Wilson and Gravelle presented approaches for modeling cable-stayed bridges in a linear finite element model for dynamic analysis. In their study findings, a linear model can work well for modeling and analyzing [36]. Wilson and Liu said that a linear elastic finite element model is able to capture with great precision much of the complex dynamic behavior of the cable-stayed bridge, compared to low complex reactions caused by environmental wind and excitations in traffic [37].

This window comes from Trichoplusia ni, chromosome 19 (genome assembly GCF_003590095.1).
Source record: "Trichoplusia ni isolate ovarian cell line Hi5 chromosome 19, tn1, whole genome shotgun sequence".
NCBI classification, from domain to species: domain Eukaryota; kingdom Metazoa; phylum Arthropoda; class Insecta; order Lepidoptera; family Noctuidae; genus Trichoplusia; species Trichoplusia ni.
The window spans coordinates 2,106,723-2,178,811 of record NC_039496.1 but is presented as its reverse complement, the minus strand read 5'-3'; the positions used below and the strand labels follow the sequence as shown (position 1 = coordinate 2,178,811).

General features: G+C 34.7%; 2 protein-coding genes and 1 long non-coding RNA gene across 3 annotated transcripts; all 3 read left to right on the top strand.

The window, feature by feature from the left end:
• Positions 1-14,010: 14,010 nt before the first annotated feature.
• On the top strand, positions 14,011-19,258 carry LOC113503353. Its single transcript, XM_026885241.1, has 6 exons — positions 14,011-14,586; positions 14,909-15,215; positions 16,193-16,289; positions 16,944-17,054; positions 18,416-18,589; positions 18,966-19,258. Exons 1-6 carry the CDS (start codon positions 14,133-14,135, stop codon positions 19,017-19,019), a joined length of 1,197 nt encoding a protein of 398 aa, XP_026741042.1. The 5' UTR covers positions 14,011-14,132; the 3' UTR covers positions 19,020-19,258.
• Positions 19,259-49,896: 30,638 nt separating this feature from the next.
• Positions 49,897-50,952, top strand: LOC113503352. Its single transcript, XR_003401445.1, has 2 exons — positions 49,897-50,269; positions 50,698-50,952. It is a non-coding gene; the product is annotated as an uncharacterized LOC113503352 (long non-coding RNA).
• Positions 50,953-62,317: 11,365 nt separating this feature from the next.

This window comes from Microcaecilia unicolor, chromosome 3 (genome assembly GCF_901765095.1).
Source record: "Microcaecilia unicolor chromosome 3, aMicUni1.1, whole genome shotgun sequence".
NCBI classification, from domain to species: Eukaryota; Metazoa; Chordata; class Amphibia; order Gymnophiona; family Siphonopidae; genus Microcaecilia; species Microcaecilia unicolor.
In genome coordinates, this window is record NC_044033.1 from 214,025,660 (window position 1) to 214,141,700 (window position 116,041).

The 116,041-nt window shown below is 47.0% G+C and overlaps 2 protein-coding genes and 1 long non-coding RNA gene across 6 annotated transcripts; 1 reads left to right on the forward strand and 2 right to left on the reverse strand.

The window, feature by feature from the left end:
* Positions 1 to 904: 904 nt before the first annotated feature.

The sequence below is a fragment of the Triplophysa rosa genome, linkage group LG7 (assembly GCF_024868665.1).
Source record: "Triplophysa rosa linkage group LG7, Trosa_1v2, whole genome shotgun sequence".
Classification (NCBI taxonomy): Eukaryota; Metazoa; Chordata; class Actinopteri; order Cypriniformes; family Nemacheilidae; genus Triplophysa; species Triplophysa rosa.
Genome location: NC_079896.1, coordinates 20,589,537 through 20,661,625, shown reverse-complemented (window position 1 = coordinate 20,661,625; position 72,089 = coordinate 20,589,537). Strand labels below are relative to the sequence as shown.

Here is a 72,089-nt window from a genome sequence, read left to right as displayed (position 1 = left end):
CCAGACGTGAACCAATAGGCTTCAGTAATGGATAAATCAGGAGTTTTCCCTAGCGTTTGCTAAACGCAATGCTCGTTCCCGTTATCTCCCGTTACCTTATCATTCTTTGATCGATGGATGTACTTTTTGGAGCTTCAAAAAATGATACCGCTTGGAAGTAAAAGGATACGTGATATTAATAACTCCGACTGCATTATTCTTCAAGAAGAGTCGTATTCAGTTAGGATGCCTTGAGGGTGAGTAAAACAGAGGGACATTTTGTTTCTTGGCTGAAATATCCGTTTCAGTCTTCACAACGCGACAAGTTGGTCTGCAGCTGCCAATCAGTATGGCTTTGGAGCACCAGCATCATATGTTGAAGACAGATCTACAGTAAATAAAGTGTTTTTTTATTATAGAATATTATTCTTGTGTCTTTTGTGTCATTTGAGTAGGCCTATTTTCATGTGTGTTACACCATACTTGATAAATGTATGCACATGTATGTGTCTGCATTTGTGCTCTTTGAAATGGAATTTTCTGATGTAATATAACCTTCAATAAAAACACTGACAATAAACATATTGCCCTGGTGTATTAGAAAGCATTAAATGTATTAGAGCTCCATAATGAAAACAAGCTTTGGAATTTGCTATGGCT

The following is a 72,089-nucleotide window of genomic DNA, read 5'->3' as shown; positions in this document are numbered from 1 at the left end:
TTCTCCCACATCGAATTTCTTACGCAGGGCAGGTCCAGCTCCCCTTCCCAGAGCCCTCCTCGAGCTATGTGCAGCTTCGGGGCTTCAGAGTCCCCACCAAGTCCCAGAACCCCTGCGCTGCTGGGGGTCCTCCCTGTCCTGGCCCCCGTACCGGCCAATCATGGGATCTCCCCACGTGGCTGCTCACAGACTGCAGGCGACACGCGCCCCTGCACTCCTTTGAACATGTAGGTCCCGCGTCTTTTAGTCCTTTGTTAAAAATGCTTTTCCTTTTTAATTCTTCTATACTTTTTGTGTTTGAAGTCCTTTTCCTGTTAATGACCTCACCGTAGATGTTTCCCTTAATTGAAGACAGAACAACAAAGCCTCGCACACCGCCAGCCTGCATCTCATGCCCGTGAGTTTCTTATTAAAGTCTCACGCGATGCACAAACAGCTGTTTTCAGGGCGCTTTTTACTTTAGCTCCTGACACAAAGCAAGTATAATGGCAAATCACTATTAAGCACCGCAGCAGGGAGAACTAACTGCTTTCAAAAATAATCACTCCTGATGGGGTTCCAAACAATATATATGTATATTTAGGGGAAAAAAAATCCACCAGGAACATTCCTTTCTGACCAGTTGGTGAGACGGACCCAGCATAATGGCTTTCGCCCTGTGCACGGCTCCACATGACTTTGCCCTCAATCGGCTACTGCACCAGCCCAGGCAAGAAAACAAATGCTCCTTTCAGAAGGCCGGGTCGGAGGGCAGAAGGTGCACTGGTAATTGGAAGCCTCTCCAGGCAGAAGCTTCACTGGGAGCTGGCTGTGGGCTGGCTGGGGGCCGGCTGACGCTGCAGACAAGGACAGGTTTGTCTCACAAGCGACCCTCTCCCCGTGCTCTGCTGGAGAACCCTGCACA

Few studies have been conducted to investigate the effect of pylon shape variation. Almas and Rajesh [2] performed 3-D models using straight and curved bridge cable-stays with A-shape, H-shape, and inverted Y-shape pylons. Modeling was performed using ANSYS software. It was concluded that the inverted Y-shaped pylon is naturally more appropriate for both curved and straight cable-stayed bridges. Shah et al. [30] performed linear and nonlinear analyses for bridges supported by three different configurations such as H-shape, A-shape & inverted Y-shape under aerostatic loading. They concluded that the H-shape gives higher straining action than the inverted Y-shape and the A-shape. That makes the conventional H-shape to be the most demanding shape. Thakkar [33] performed dynamic and aerostatic analyses on different shapes of cables-stayed pylons. This analysis was formed for different main span lengths (200, 400, 600, 800 m). He found that the increase in span increases the axial tensile force in the cable. This is because the segment length and the depth increase, so the weight of the deck increases and thus the axial force in the cables. The delta shape of the pylon has less forces than others in both the Linear and Dynamic cases for Girder axial force, while in terms of shear and pylon torsion, both H shape and A shape shaped pylons perform better, and in terms of pylon moment, the Inverted Y shape, as well as H-shape and A-shape, perform better.